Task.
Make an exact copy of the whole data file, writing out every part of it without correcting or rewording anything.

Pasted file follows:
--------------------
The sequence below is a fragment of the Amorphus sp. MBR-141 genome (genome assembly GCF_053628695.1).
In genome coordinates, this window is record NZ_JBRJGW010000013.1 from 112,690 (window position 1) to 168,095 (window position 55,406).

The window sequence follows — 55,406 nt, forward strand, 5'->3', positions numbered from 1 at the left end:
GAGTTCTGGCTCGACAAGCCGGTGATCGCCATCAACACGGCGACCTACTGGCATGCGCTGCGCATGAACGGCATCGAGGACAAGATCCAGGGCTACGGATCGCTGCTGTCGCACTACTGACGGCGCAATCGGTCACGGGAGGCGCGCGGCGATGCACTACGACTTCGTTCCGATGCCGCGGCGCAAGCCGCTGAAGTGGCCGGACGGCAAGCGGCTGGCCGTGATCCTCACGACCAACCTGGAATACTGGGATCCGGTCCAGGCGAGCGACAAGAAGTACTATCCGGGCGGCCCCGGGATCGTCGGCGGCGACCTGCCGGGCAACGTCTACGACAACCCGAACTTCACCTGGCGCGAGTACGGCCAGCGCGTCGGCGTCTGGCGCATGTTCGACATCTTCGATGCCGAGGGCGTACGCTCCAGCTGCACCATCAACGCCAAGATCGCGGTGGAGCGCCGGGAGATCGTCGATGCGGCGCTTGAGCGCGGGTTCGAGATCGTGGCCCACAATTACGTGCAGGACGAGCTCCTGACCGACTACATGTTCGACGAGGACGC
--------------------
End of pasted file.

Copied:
The sequence below is a fragment of the Amorphus sp. MBR-141 genome (genome assembly GCF_053628695.1).
In genome coordinates, this window is record NZ_JBRJGW010000013.1 from 112,690 (window position 1) to 168,095 (window position 55,406).

The window sequence follows — 55,406 nt, forward strand, 5'->3', positions numbered from 1 at the left end:
GAGTTCTGGCTCGACAAGCCGGTGATCGCCATCAACACGGCGACCTACTGGCATGCGCTGCGCATGAACGGCATCGAGGACAAGATCCAGGGCTACGGATCGCTGCTGTCGCACTACTGACGGCGCAATCGGTCACGGGAGGCGCGCGGCGATGCACTACGACTTCGTTCCGATGCCGCGGCGCAAGCCGCTGAAGTGGCCGGACGGCAAGCGGCTGGCCGTGATCCTCACGACCAACCTGGAATACTGGGATCCGGTCCAGGCGAGCGACAAGAAGTACTATCCGGGCGGCCCCGGGATCGTCGGCGGCGACCTGCCGGGCAACGTCTACGACAACCCGAACTTCACCTGGCGCGAGTACGGCCAGCGCGTCGGCGTCTGGCGCATGTTCGACATCTTCGATGCCGAGGGCGTACGCTCCAGCTGCACCATCAACGCCAAGATCGCGGTGGAGCGCCGGGAGATCGTCGATGCGGCGCTTGAGCGCGGGTTCGAGATCGTGGCCCACAATTACGTGCAGGACGAGCTCCTGACCGACTACATGTTCGACGAGGACGC